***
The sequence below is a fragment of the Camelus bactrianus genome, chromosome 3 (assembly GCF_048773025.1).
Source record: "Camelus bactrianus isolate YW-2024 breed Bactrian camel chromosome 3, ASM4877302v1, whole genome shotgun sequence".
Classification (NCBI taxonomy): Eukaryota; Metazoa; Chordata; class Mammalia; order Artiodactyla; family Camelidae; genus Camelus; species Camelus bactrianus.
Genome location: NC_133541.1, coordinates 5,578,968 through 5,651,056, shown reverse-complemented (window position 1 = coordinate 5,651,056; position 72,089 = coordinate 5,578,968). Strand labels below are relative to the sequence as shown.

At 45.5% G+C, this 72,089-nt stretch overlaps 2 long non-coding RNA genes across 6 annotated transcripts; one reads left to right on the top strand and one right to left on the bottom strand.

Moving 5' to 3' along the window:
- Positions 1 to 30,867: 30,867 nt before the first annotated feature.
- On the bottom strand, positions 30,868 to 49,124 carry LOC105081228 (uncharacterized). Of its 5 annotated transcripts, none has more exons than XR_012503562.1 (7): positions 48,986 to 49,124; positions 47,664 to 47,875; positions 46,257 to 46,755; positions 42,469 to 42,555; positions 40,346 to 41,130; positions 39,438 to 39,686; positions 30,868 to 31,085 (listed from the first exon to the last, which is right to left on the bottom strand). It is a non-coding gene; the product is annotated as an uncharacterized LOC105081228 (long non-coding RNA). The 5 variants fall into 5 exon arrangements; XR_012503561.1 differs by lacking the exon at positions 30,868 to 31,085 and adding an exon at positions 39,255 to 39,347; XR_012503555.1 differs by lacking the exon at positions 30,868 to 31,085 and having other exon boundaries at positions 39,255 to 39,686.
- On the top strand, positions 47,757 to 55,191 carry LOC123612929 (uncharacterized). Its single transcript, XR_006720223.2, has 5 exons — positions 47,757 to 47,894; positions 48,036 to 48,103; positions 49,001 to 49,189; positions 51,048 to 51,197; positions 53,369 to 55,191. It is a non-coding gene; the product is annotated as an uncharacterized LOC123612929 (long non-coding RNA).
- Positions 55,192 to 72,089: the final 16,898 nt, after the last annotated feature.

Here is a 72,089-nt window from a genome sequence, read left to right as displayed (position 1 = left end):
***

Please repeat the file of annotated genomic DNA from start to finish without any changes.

The sequence below is a fragment of the Camelus bactrianus genome, chromosome 3 (assembly GCF_048773025.1).
Source record: "Camelus bactrianus isolate YW-2024 breed Bactrian camel chromosome 3, ASM4877302v1, whole genome shotgun sequence".
Classification (NCBI taxonomy): Eukaryota; Metazoa; Chordata; class Mammalia; order Artiodactyla; family Camelidae; genus Camelus; species Camelus bactrianus.
Genome location: NC_133541.1, coordinates 5,578,968 through 5,651,056, shown reverse-complemented (window position 1 = coordinate 5,651,056; position 72,089 = coordinate 5,578,968). Strand labels below are relative to the sequence as shown.

At 45.5% G+C, this 72,089-nt stretch overlaps 2 long non-coding RNA genes across 6 annotated transcripts; one reads left to right on the top strand and one right to left on the bottom strand.

Moving 5' to 3' along the window:
- Positions 1 to 30,867: 30,867 nt before the first annotated feature.
- On the bottom strand, positions 30,868 to 49,124 carry LOC105081228 (uncharacterized). Of its 5 annotated transcripts, none has more exons than XR_012503562.1 (7): positions 48,986 to 49,124; positions 47,664 to 47,875; positions 46,257 to 46,755; positions 42,469 to 42,555; positions 40,346 to 41,130; positions 39,438 to 39,686; positions 30,868 to 31,085 (listed from the first exon to the last, which is right to left on the bottom strand). It is a non-coding gene; the product is annotated as an uncharacterized LOC105081228 (long non-coding RNA). The 5 variants fall into 5 exon arrangements; XR_012503561.1 differs by lacking the exon at positions 30,868 to 31,085 and adding an exon at positions 39,255 to 39,347; XR_012503555.1 differs by lacking the exon at positions 30,868 to 31,085 and having other exon boundaries at positions 39,255 to 39,686.
- On the top strand, positions 47,757 to 55,191 carry LOC123612929 (uncharacterized). Its single transcript, XR_006720223.2, has 5 exons — positions 47,757 to 47,894; positions 48,036 to 48,103; positions 49,001 to 49,189; positions 51,048 to 51,197; positions 53,369 to 55,191. It is a non-coding gene; the product is annotated as an uncharacterized LOC123612929 (long non-coding RNA).
- Positions 55,192 to 72,089: the final 16,898 nt, after the last annotated feature.

Here is a 72,089-nt window from a genome sequence, read left to right as displayed (position 1 = left end):